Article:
Tathagata’s Lunchbox

I saw words tucked in the wrinkles of Tibetan people. Refugees were gossiping

in the stale group, after the China invasion, Tibet bled. They live

safely in the Main Part beside their election council and Dhakpo Shedupling Buddhist Monastery.

gully dogs looked frisky. in a thatched hut open in four directions, I sipped

watery tea, but samosa was sumptuous,

perhaps after tasteless tea.

my daughter looked for the red sun, tucked on the land

“It is a leafless tomato”/ I wandered about little one’s metaphor/ dusk was at hand.

We halted near a vendor selling chiniya almond on a reed stall.

The exiled prince along with his wife and younger brother were giving side glances to us in a tribal painting crafted on the wall.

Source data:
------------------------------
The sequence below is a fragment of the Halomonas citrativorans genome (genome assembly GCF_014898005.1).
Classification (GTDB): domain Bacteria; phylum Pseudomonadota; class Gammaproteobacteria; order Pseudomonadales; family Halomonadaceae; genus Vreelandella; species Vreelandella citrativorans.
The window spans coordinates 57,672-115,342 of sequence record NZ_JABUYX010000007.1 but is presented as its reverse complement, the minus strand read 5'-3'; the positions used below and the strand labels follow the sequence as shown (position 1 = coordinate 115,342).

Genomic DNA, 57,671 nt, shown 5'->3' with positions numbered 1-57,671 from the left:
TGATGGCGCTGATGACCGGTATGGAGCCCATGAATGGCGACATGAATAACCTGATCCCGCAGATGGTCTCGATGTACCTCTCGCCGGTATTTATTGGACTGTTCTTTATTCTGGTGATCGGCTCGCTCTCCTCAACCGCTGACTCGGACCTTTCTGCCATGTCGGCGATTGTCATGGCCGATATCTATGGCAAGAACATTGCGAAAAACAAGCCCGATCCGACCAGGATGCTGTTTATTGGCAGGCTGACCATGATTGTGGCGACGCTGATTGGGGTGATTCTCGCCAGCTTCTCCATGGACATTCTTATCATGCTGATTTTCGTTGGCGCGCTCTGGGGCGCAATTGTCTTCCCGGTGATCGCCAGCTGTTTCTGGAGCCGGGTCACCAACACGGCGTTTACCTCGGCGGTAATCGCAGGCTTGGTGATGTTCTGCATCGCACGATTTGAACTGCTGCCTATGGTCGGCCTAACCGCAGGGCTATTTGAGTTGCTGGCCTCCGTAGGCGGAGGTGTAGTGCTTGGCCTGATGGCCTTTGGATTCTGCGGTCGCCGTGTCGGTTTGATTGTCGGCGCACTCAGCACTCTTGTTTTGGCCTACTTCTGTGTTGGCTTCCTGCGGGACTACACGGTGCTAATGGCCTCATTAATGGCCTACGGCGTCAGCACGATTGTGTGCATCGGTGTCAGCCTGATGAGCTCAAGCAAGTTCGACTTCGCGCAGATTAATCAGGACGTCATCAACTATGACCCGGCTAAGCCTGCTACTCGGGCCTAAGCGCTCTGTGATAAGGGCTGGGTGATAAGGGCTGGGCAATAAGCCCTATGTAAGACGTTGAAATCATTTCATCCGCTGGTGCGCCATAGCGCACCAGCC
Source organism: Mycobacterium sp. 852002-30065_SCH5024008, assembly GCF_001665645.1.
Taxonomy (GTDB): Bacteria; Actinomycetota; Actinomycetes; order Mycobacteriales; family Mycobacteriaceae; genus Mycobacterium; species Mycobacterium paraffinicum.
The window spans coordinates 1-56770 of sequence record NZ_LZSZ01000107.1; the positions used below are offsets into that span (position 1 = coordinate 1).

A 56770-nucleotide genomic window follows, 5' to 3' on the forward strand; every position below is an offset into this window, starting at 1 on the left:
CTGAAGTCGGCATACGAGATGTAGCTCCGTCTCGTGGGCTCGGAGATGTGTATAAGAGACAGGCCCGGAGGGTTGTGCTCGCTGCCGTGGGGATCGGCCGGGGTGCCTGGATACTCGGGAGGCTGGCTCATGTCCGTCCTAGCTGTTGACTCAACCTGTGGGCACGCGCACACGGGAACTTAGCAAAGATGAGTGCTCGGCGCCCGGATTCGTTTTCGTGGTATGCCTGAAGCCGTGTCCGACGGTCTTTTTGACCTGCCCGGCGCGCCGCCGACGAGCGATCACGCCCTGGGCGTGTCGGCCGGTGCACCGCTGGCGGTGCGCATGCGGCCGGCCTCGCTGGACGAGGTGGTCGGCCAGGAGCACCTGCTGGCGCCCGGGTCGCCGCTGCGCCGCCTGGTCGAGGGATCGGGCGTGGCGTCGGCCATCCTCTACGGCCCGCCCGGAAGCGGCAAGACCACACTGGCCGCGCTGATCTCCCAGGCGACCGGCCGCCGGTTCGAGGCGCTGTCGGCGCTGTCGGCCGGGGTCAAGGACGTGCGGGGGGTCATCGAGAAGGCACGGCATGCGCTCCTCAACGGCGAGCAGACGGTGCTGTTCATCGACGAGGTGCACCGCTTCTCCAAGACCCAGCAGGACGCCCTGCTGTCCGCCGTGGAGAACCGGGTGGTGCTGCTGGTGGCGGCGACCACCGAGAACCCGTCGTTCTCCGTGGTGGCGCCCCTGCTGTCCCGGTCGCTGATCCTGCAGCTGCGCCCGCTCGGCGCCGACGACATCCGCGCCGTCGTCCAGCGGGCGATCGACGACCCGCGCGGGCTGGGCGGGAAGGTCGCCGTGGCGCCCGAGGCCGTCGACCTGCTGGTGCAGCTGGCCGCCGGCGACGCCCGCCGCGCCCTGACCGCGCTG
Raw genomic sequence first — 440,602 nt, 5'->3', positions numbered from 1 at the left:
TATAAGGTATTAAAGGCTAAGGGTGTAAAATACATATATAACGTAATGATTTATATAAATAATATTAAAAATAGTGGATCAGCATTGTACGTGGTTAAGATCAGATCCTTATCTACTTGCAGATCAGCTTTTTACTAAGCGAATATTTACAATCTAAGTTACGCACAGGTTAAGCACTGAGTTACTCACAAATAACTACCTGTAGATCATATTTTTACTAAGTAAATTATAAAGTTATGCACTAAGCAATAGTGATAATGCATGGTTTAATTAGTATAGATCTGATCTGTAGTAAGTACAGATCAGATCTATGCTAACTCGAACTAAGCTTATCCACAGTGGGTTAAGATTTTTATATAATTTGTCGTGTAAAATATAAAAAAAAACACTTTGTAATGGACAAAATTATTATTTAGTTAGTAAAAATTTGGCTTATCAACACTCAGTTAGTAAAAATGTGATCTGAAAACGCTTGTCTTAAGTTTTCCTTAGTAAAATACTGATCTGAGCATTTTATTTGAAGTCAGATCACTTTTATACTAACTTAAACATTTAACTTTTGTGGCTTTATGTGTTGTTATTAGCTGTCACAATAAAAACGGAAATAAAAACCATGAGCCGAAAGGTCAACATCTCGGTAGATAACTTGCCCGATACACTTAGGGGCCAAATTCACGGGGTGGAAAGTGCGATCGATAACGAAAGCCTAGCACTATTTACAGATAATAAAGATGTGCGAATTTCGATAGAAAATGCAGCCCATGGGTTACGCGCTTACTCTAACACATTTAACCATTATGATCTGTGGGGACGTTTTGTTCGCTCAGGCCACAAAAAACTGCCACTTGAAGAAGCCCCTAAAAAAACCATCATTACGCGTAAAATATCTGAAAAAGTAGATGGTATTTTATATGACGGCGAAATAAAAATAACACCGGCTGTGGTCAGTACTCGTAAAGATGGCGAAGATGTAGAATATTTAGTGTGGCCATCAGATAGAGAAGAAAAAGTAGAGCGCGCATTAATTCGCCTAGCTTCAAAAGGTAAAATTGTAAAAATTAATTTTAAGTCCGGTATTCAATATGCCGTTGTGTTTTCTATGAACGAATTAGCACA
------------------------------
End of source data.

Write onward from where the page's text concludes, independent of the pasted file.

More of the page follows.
on the pebbled fountain, I kissed my daughter, thinking about

Tibetan prayer flags pervading around, did sweetness of cheek come out of them?

swampy land trembled beneath, we jumping frogs,

but endless laughter was exactly in equilibrium. We went on towards

hillside farming that was squared ahead, like the lunchbox

of many segments.  Mother used to keep spicy bhujia

in the smallest one. Boiled rice chunk in biggest one as I am rice lover,

born in the cauldron of paddy // among knee dipped women sowing seeds.

One day I would like to feed red lentil tadka in a moderate one // Tathagata’s lunchbox.

~Dr. Pragya Suman

Bihar, India


  1. Ramachandran M A

    Good poem!